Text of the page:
lymphadenopathy can be prominent
50% of patients with strep throat have
pharyngeal or tonsilar exudates

Pharyngitis Strep Throat

Clinical Diseases
2. Scarlet Fever
A complication of streptococcal pharyngitis
that occurs when the infecting strain is
lyosogenised by a temperate bacteriophage
that stimulate the production of a pyrogenic
Within 1 to 2 days after the initial clinical
symptoms of pharyngitis develop, a diffuse
erythematous rash initially appears on the
upper chest and then spreads to the

Scarlet Fever

Clinical Diseases
The area around the mouth is generally
spared, as are the palms and sole
A yellowish white coating initially covers the
tongue and is later shed, revealing a red, raw
surface beneath (strawberry tongue)
The rash disappears over the next 5 - 7 days
and is followed by desquamation

Clinical Diseases
3. Pyoderma (Impetigo)
A confined, purulent (pyo) infection of the
skin (derma) that primarily affects exposed
areas (e.g. face, arms, legs)
Through direct contact
Vesicles develop and then become pustules
(pus-filled vesicles), which then rupture and
crust over
The regional lymph nodes can become
enlarged, but systemic signs of infection (e.g.
fever, sepsis) are uncommon


Clinical Diseases
Pyoderma is seen primarily in young children
(2 - 5 years old) with poor personal hygiene
and occurs primarily in warm, moist summer
The strains of streptococci that cause skin
infections are different from those that cause
pharyngitis, although pyoderma serotypes can
colonise the pharynx and establish a persistent
carriage state

Clinical Diseases
4. Erysipelas
An acute infection of the skin
Patients experience local pain and
inflammation (erythema, warmth), lymph
node enlargement, and systemic signs (chill,
fever, leukocytosis)
The involved skin area is typically raise and
distinctly differentiated from the uninvolved


Clinical Diseases
5. Cellulitis
Typically involves the skin and deeper
subcutaneous tissue, and the distinction
between the infected and non-infected skin is
not clear
Precise identification of the offending
organism is necessary because many different
microbes can cause cellulitis


Clinical Diseases
6. Necrotising Fasciitis
An infection that occurs deep in the
subcutaneous tissue, spreads along the fascial
planes and is characterised by an extensive
destruction of muscle and fat
The organism is introduced into the tissue
through a break in the skin
Initially there is evidence of cellulitis, after
which bullae form and gangrene, and other
systemic symptoms develop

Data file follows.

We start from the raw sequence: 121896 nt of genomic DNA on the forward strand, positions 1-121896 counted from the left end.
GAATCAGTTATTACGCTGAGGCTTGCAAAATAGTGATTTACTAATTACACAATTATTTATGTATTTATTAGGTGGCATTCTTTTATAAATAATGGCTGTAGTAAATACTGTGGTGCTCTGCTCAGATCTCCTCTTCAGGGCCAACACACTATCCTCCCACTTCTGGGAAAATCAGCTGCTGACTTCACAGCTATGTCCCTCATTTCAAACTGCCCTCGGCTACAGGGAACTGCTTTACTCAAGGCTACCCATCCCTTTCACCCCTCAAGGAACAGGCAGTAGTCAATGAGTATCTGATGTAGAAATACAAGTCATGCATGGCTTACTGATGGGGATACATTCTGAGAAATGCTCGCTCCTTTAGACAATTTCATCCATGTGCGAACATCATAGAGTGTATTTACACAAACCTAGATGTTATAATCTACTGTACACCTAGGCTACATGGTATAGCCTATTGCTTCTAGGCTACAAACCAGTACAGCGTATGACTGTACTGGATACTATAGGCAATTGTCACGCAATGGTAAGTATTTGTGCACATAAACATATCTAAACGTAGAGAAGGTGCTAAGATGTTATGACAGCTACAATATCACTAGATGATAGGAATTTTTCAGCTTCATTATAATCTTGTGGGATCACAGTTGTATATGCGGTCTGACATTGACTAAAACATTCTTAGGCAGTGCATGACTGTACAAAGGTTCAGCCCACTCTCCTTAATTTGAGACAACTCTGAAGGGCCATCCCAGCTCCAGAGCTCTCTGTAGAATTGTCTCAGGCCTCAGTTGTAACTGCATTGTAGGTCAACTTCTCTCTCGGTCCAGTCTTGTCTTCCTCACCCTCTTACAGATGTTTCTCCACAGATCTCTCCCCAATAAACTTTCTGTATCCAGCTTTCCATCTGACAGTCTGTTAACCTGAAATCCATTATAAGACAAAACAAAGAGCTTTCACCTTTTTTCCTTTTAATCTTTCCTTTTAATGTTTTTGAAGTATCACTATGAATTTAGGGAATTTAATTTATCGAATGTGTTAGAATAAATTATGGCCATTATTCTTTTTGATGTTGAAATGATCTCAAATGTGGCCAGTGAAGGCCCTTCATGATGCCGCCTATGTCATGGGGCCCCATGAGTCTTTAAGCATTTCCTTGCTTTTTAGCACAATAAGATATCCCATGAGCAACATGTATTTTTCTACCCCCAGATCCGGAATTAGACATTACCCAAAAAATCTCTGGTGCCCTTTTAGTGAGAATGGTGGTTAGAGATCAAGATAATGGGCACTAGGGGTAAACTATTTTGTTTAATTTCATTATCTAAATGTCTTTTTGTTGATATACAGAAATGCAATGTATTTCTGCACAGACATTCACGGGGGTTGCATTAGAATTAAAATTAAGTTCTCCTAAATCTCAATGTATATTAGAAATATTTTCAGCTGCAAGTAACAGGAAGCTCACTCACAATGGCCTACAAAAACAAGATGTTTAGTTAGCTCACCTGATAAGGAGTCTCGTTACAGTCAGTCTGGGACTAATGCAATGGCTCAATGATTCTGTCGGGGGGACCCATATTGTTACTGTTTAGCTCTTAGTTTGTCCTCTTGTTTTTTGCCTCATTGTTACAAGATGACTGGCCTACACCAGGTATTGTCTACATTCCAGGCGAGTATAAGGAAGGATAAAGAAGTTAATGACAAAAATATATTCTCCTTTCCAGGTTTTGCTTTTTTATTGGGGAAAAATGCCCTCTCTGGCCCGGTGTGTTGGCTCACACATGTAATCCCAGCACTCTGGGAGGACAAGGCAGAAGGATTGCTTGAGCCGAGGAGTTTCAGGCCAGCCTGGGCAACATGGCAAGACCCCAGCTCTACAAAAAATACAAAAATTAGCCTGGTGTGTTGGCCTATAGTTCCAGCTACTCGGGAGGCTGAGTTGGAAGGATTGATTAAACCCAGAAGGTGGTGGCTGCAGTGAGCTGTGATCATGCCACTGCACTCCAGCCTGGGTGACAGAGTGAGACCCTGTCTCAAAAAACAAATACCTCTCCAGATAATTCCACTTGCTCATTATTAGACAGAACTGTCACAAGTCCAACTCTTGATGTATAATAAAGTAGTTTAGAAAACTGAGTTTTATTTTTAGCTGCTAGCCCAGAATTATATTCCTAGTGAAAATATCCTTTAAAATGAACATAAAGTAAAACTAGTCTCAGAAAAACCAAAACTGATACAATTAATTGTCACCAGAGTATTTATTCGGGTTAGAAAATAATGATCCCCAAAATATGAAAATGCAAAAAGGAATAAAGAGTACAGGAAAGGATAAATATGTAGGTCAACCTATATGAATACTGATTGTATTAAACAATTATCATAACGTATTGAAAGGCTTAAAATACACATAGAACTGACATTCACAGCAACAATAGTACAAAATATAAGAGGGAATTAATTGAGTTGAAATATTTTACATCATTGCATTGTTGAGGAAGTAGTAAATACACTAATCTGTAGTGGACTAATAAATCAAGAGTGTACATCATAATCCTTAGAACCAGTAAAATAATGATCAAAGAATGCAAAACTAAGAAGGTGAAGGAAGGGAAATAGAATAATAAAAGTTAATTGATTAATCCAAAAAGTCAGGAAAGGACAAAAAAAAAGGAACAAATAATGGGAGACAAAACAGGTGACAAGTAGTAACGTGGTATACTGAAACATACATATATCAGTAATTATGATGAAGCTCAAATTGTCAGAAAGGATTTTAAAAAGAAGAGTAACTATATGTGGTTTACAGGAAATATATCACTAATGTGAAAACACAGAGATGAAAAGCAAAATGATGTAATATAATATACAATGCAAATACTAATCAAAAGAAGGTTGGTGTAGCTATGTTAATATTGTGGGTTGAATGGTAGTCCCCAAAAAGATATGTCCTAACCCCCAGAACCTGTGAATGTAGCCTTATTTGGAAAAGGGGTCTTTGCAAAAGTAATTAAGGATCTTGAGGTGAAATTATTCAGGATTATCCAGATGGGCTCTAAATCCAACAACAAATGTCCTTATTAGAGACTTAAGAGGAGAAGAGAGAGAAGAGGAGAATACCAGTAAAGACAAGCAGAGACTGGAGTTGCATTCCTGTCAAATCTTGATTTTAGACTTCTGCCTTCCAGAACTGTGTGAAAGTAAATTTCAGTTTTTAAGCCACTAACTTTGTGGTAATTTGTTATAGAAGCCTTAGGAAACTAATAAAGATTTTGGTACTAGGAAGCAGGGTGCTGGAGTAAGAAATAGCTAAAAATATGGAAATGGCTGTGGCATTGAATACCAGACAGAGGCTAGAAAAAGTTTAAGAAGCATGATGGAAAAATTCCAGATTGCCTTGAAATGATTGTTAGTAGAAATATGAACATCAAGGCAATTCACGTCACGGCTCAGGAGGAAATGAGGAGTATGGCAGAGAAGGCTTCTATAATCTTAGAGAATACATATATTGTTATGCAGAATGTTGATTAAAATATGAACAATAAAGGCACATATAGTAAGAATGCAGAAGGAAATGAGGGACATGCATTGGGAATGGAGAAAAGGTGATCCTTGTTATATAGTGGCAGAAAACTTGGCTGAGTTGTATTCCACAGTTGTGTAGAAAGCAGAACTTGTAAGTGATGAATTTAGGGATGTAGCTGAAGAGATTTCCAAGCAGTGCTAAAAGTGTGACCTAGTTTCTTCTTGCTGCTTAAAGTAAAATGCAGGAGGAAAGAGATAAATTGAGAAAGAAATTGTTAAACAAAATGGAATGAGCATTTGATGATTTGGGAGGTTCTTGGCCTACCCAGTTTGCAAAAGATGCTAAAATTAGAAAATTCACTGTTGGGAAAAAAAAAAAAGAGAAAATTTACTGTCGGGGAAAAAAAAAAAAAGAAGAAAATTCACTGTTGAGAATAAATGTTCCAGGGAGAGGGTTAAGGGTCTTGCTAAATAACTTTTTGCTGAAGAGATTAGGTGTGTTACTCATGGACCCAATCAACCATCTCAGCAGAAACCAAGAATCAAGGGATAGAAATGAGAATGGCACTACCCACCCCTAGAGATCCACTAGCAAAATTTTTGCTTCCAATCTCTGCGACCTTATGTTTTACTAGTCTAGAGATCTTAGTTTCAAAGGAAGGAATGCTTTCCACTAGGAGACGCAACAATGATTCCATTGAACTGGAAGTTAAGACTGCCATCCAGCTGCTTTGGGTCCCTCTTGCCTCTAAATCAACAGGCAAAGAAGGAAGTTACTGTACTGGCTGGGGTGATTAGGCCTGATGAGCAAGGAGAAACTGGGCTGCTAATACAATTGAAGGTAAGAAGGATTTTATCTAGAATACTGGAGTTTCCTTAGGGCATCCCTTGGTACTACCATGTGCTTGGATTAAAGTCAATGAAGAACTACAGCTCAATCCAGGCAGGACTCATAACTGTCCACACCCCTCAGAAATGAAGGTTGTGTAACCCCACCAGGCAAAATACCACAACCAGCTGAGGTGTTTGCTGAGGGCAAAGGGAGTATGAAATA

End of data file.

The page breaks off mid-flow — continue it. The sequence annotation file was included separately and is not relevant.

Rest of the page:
Necrotising Fasciitis

Clinical Diseases
Systemic toxicity, multi-organ failure and death
(>50%) are the hallmarks of this disease
Fasciitis must be treated aggressively with the
surgical debridement of non-viable tissue

Clinical Diseases
7. Streptococcal Toxic Shock Syndrome
Most patients initially experience soft tissue
inflammation at the site of the infection and pain
as well as non-specific symptoms, such as fever,
chills, malaise, nausea, vomiting and diarrhoea
The pain intensifies as the disease progresses to
shock and organ failure
Patients with streptococcal disease are
bacteremic, and most have necrotising fasciitis
Susceptible: HIV, diabetic, cancer, heart or
pulmonary disease and varicella-zoster viral
infection patients

Clinical Diseases
8. Other Disease
I. Suppurative

Puerperal sepsis

II. Non-suppurative

Rheumatic fever
Acute glomerulonephritis


Laboratory Diagnosis
Microscopic: Gram stain
Antigen detection: immunologic test using
antibodies that react with the group-specific
carbohydrate in the bacterial cell wall, e.g.
enzyme immunoassay (EIA)
Culture: haemolysis on blood agar media
Identification: bacitracin
Antibody detection: ASO test, anti-DNase test

Bacitracin Test

Streptococcus agalactiae
Streptococcus agalactiae is the only species
that carries the group B antigen
This organism was initially recognised as a
cause of puerperal sepsis, later known as an
important cause of septicaemia, pneumonia,
and meningitis in newborn children, as well as
a cause of serious disease in adults

Streptococcus agalactiae

Streptococcus agalactiae
1. Physiology and Structure
Gram positive cocci (0.6 - 1.2 m) that form
short chains in clinical specimen and longer
chains in culture
They grow well in nutritionally enriched media
and in contrast with a narrow zone of haemolysis
Some strains (1-2%) are non-haemolytic,
although their prevalence may be
underestimated because non-haemolytic strains
are not screened for the group B antigen

Streptococcus agalactiae
Strains of S. agalactiae can be subdivided on
the basis of the 3 serologic markers:
The B antigen or group-specific cell wall
polysaccharide antigen (composed of
rhamnose, N-acetylglucosamine, and galactose)
Type-specific capsular polysaccharides (Ia, Ib, II
to VIII)
The surface protein, C protein

Streptococcus agalactiae
2. Pathogenesis and Immunity
Antibodies developed against the type-specific
capsular antigens of group B streptococci are
protective, a factor that partly explains the
predilection of this organism for neonates
Genital colonisation with group B streptococci
has been associated with increased risk of
premature delivery
Group B streptococci produce several enzymes,
including DNases, hyaluronidase, neuraminidase,
protease, hippurase, and haemolysins

Clinical Diseases
Early-Onset Neonatal Disease
Bacteremia, pneumonia, or meningitis

Late-Onset Neonatal Disease

Acquired from an exogenous source (e.g. mother, another
infant). Bacteremia with meningitis

Infections in Pregnant Women

Bacteremia; secondary complication: endocarditis,
meningitis, and osteomyelitis, are rare

Infections in Men and Non-Pregnant Women

Bacteremia, pneumonia, bone and joint infections, and skin
and soft tissue infections; mostly among
immunocompromised person

Streptococcus pneumoniae
1. Physiology and Structure
Older cells decolorise readily and appear Gram
Colonies of encapsulated strains are generally
large (1 - 3 mm) on blood agar; smaller on
chocolatised or heated blood agar, round and
mucoid; colonies of non-encapsulated strains are
smaller and appear flat

Streptococcus pneumoniae

Streptococcus pneumoniae

Streptococcus pneumoniae
The choline is unique to the cell wall of
Streptococcus pneumoniae and plays an important
regulatory role in cell wall hydrolysis
Choline must be present for activity of the
pneumococcal autolysin, amidase, during cell
2 forms of teichoic acid: one exposed on the cell
surface and similar form covalently bound to the
plasma membrane lipids

Streptococcus pneumoniae
The lipid bound teichoic acid in the bacterial
cytoplasmic membrane is called F antigen because
it can cross-react with the Forssman surface
antigens on mammalian cells

Streptococcus pneumoniae
2. Pathogenesis and Immunity
Colonisation and migration

Surface protein adhesions and secretory IgA proteases

and pneumolysin (cytotoxin similar to streptolysin O)

Tissue destruction

Pneumolysin, hydrogen peroxide and

phosphorylcholine in the bacterial cell wall

Phagocytic survival


Streptococcus pneumoniae
3. Clinical Diseases

Sinusitis and Otitis media

Otitis Media